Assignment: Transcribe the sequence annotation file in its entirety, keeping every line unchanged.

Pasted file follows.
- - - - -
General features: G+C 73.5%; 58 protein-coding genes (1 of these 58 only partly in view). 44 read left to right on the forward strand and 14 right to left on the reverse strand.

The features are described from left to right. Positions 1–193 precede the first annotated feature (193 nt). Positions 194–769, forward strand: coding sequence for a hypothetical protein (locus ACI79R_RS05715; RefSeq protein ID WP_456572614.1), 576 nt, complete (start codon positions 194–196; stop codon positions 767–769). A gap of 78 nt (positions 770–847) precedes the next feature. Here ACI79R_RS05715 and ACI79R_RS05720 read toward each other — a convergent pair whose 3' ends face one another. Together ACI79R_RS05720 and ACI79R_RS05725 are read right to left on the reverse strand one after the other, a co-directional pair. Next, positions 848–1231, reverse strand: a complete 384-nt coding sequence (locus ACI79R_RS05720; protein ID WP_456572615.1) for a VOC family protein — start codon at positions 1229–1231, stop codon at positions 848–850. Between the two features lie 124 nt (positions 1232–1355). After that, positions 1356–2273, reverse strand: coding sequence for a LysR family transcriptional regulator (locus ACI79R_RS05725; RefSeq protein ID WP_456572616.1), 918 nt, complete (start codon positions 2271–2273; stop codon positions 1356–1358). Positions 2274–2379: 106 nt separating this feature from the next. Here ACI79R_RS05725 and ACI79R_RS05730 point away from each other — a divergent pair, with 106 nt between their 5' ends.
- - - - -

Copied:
General features: G+C 73.5%; 58 protein-coding genes (1 of these 58 only partly in view). 44 read left to right on the forward strand and 14 right to left on the reverse strand.

The features are described from left to right. Positions 1–193 precede the first annotated feature (193 nt). Positions 194–769, forward strand: coding sequence for a hypothetical protein (locus ACI79R_RS05715; RefSeq protein ID WP_456572614.1), 576 nt, complete (start codon positions 194–196; stop codon positions 767–769). A gap of 78 nt (positions 770–847) precedes the next feature. Here ACI79R_RS05715 and ACI79R_RS05720 read toward each other — a convergent pair whose 3' ends face one another. Together ACI79R_RS05720 and ACI79R_RS05725 are read right to left on the reverse strand one after the other, a co-directional pair. Next, positions 848–1231, reverse strand: a complete 384-nt coding sequence (locus ACI79R_RS05720; protein ID WP_456572615.1) for a VOC family protein — start codon at positions 1229–1231, stop codon at positions 848–850. Between the two features lie 124 nt (positions 1232–1355). After that, positions 1356–2273, reverse strand: coding sequence for a LysR family transcriptional regulator (locus ACI79R_RS05725; RefSeq protein ID WP_456572616.1), 918 nt, complete (start codon positions 2271–2273; stop codon positions 1356–1358). Positions 2274–2379: 106 nt separating this feature from the next. Here ACI79R_RS05725 and ACI79R_RS05730 point away from each other — a divergent pair, with 106 nt between their 5' ends.